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September 13, 2014

Don’t let a cold sabotage your training this winter!

Written by Dena Evans

sick-clipart-cough-clipart-clip_art_sick_man_coughing_in_black_and_white_120625-193187-413053Sometimes, a cold or the flu is unavoidable.  While the fall has hardly begun, now might be a time to consider how you can reduce the chances to be felled by an untimely bout with either, especially as crucial race dates loom on the calendar.


Get a flu shot

This one is pretty self-explanatory.  They are quick, easy, available pretty much everywhere, including many national pharmacy chains, in the office at many large employers, and finally, at your doctor’s office.  Most insurance plans make these free or very affordable, and while they can’t always stop every strain of flu, getting a shot is a lot better than not getting one and having the flu wallop you on the wrong week. Make it happen!


Wash your hands

Without becoming too obsessive about this one, for most of us, there is still room for improvement when making transitions from areas where we have a lot of contact with shared surfaces.  More importantly, when you do wash your hands, whether it is before dinner or any other time, soap well for 30 seconds.    If you are worried about dry hands, keep lotion handy.  Failing all of this, the next time you are at the mall, stop by the local Bath and Body Works and pick your favorite of a zillion varieties of hand sanitizer to aromatically clean your hands when on the go.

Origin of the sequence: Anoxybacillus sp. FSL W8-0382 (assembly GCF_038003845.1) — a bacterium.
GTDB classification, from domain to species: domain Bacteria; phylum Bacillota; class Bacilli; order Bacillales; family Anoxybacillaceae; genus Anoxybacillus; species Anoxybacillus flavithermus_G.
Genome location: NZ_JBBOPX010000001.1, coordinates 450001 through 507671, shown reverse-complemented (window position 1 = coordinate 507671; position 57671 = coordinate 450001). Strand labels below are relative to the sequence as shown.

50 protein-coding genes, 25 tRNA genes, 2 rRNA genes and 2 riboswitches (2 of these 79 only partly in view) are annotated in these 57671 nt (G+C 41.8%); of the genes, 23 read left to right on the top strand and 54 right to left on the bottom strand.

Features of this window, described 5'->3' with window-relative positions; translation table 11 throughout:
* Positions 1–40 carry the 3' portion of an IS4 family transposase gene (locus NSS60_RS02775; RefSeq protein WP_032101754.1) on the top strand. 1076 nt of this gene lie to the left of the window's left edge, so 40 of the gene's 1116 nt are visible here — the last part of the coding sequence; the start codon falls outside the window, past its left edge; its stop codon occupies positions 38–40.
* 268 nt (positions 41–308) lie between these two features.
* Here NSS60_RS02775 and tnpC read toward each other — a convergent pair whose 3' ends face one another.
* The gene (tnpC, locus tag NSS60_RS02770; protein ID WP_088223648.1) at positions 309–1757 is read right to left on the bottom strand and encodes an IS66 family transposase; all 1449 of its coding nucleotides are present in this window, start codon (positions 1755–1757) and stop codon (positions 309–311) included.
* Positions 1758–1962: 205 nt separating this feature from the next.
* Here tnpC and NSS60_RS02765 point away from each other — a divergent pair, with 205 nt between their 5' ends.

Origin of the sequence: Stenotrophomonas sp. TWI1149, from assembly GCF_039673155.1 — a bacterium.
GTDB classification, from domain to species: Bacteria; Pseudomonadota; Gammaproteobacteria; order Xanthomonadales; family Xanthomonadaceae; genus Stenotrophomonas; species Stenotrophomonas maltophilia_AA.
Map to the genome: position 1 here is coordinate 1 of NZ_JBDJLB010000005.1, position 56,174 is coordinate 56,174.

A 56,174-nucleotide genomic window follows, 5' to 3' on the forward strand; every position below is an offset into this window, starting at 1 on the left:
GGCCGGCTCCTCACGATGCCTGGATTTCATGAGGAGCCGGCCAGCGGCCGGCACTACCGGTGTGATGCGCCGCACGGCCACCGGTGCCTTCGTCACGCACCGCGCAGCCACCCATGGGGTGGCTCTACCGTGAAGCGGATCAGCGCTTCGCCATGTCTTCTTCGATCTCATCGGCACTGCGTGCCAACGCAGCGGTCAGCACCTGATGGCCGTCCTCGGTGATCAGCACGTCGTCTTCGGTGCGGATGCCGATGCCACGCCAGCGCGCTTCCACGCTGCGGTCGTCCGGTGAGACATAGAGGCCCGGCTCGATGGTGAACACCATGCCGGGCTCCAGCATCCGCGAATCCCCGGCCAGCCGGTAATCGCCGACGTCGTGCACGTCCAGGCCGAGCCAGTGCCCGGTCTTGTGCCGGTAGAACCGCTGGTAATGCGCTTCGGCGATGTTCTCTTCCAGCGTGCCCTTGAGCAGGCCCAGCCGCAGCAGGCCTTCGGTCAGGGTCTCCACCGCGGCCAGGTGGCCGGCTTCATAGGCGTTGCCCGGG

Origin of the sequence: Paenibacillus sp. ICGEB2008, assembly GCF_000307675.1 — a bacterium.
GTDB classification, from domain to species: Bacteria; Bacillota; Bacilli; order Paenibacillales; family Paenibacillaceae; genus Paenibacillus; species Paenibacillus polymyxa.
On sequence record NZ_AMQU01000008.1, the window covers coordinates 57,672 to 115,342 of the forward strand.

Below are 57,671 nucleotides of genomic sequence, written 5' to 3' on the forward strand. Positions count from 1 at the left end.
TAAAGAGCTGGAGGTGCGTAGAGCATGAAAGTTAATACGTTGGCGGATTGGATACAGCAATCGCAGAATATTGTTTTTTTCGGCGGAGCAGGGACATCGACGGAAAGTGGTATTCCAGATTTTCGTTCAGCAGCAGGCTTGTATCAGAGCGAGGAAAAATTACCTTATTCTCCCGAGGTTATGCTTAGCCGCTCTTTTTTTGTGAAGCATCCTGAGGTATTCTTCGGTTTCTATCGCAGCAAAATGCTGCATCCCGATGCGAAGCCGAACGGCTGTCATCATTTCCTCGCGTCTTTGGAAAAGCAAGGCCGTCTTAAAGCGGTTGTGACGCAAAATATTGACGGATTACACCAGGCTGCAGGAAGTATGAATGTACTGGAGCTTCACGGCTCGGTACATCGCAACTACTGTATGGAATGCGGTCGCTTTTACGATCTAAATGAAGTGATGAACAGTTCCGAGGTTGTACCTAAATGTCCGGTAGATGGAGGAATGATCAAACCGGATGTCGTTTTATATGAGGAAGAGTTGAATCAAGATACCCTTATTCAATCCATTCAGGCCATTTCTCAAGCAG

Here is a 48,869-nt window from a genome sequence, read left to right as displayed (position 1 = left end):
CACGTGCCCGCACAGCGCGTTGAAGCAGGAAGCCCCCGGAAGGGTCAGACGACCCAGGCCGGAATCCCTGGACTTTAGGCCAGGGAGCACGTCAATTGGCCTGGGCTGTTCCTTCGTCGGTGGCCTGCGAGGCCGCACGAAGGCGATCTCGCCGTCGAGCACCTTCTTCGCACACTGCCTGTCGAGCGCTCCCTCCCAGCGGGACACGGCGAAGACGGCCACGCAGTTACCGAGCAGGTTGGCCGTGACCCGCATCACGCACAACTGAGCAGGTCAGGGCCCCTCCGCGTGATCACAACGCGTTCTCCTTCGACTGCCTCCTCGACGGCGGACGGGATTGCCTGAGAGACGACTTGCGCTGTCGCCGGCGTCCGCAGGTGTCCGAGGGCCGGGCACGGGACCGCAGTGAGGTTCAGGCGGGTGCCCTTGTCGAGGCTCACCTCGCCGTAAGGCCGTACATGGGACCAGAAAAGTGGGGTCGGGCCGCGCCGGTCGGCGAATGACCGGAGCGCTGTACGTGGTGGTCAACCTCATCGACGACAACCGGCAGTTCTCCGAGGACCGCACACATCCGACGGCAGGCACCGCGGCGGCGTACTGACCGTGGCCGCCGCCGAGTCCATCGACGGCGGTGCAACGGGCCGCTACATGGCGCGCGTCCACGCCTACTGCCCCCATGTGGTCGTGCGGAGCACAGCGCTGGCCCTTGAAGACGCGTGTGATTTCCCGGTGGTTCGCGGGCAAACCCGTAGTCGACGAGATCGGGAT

Stay hydrated and drink your OJ

Although the science is not conclusive about the ability of Vitamin C to prevent colds, there are some good signs that plenty of C when a cold starts can help decrease its length.  Staying hydrated generally helps your body to flush toxins and keep in working order.  We hydrate for training reasons, but especially in dry, heated indoor spaces, hydration to stay healthy becomes even more crucial.  This advice does not extend to increased consumption of alcohol, however, as it can suppress the immune system and increase dehydration.



If you are reading this, you are probably on your way to a goal race and not likely to be a person who needs encouragement to exercise.  Be cheered that the immune system is boosted by regular exercise.  However, be cautious that extremely long efforts (think 2 hours or more) can temporarily suppress the immune system, one reason commonly thought for why marathoners often come down with something upon return from a race.  With good sleeping, hygiene, and hydration habits, hopefully your strengthened system will help you reap the benefits of an uninterrupted training cycle, while not falling ill after the finish line is reached.





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